The “The Fault Lies Not in Our Star, but in Merav Michaeli?!?” Edition

Photo: Avshalom Sassoni/Flash90

Miriam Herschlag, Don Futterman and Noah Efron discuss two topics of incomparable importance and end with an anecdote about something in Israel that made them smile this week.

Murder on the Election Express
Who’s to blame for the loss of the center left?

Not That Kind of a Jewish State
Are the very religious parties that will make up half of Netanyahu’s coalition hoping to turn Israel into a Halakhic State?

Keep Your Politics to Your… Students?
For our most unreasonably generous Patreon supporters, in our extra-special, special extra discussion: A college president we’ve got affection for gets himself into hot water by trashing the newly elected government in a letter he sent to all the students at his school. Should academics stay silent when they think the country is going in a dangerous direction?

All that and Tula Ben Ari!


  • Panas haRechov 
  • Brilho (with Boca de Tambor)
  • Ahavat Hadassah

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2 comments on “The “The Fault Lies Not in Our Star, but in Merav Michaeli?!?” Edition

  1. Charles Shalman says:

    I love The Promised Podcast!
    I was heartened that you read the name of each of the victims of the attack on the Savoy hotel.
    I was dismayed, that you also read names of the evil murderers. I take seriously the notion of yimach sh’mam, that the names of evil people should be obliterated, or at least on mentioned.
    Aside from your having touched that single, raw nerve, let me express again my great appreciation for the show,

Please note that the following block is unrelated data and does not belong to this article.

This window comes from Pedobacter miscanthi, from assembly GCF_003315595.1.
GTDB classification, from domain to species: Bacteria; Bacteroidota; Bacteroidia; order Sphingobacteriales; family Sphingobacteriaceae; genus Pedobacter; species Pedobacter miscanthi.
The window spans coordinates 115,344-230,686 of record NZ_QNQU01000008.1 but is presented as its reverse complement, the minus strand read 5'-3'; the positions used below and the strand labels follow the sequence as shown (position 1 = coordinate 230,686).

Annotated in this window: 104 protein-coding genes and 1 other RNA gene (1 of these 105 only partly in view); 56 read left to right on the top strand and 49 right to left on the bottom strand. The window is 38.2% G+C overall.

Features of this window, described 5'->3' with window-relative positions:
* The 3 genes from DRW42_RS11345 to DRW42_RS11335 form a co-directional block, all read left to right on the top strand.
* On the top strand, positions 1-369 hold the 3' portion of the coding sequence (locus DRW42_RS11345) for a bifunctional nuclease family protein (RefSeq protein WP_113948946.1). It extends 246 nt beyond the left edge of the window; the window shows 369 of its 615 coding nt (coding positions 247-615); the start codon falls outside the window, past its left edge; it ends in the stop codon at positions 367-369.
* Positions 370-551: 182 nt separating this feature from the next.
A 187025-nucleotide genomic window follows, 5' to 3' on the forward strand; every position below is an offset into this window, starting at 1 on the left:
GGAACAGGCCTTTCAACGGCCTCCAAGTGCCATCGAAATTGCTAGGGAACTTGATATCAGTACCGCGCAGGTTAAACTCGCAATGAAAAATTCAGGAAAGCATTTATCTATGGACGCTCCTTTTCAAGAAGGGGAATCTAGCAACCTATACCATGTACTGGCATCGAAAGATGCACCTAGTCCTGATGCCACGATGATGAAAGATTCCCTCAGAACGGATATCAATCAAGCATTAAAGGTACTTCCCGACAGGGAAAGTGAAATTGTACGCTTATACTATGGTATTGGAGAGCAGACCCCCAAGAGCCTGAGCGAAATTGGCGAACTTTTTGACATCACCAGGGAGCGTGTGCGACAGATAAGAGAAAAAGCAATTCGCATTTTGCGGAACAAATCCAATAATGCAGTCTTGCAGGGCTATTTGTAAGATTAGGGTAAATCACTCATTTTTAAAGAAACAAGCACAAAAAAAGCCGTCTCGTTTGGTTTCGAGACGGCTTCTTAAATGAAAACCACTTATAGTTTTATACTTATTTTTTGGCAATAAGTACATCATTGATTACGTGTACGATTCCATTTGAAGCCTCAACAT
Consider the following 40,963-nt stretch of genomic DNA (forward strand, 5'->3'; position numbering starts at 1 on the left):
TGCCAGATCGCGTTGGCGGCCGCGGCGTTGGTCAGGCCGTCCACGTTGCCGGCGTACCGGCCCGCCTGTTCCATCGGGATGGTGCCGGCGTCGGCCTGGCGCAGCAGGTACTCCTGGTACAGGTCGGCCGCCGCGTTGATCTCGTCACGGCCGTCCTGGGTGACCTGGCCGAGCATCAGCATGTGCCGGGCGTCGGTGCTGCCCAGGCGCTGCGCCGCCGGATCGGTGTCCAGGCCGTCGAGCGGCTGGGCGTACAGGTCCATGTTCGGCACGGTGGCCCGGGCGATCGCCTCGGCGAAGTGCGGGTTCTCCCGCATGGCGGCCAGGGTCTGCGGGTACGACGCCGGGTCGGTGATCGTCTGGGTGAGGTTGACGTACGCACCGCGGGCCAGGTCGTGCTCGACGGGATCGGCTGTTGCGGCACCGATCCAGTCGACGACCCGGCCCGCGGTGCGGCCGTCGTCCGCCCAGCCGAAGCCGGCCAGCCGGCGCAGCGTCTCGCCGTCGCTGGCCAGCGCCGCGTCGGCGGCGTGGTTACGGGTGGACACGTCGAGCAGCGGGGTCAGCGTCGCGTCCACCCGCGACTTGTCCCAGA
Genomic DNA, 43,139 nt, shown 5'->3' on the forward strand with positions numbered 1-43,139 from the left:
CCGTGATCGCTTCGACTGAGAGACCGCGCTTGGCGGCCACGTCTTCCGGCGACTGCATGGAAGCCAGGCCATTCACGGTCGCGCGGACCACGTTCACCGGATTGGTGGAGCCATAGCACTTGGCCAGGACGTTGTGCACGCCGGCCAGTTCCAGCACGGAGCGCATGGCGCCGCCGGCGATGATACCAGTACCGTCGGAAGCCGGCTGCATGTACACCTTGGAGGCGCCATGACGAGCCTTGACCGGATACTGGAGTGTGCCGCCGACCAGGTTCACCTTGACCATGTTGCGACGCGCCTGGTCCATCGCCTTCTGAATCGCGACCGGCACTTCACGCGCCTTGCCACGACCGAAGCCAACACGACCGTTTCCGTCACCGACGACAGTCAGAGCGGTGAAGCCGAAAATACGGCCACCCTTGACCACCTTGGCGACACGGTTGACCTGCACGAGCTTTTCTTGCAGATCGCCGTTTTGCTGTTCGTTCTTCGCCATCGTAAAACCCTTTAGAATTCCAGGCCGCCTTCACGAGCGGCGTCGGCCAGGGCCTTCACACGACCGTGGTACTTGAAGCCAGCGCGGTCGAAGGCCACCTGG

1. Noah Efron says:

      Charles (if I may),

      I was so glad and grateful for your note. I went back and forth and back and forth about whether or not to name the murderers in the Savoy story. (In fact, it took me a long time to find their names, which were mostly not reported in the Hebrew press after the attack.) Your point is definitely a good one, some people do things that justifies blotting their names out of history, and it *anyone* deserves that, surely people who did not hesitate to murder innocent others, including a kid, deserve that.

      What made me decide to do what I did was, well, Kochava Levi herself, who (in the trial of the one surviving terrorist 10 months after the attack) made it clear that she viewed the gang as horrid killers, still, in her diaries and poetry, made it clear that she saw in them some humanity.

      I have a fetish about names, maybe because of the old Zelda poem about the Holocaust, and I sometimes wonder if we all wouldn’t be better off if we heard the names of everyone who dies in this conflict, including the ones who are themselves authors of the conflict and cause the suffering and death of others.

      What I am so grateful to you for, is reminding me that maybe that is too fancy a thought, and maybe I am wrong about that. Maybe we need vigilantly to distinguish between the innocent and the guilty, honoring the innocent and reviling the guilty.

      Which is not so say that I am sure you are right, and I hope you won’t think me a hypocrite if sometime in the future I do the same sort of thing all over again. I am conflicted. And your message helped to remind me again that there is something serious at stake.

      Noah (if I may)

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